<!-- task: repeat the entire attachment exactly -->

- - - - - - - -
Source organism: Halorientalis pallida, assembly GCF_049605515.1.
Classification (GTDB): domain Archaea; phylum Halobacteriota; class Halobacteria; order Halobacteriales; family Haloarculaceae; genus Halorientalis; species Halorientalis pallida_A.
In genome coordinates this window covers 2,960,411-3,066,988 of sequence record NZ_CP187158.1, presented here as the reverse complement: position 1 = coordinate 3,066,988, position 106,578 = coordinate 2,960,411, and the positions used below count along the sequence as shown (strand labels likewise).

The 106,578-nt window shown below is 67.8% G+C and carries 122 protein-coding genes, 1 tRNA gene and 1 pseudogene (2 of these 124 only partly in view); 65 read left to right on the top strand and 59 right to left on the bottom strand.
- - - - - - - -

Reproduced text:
Source organism: Halorientalis pallida, assembly GCF_049605515.1.
Classification (GTDB): domain Archaea; phylum Halobacteriota; class Halobacteria; order Halobacteriales; family Haloarculaceae; genus Halorientalis; species Halorientalis pallida_A.
In genome coordinates this window covers 2,960,411-3,066,988 of sequence record NZ_CP187158.1, presented here as the reverse complement: position 1 = coordinate 3,066,988, position 106,578 = coordinate 2,960,411, and the positions used below count along the sequence as shown (strand labels likewise).

The 106,578-nt window shown below is 67.8% G+C and carries 122 protein-coding genes, 1 tRNA gene and 1 pseudogene (2 of these 124 only partly in view); 65 read left to right on the top strand and 59 right to left on the bottom strand.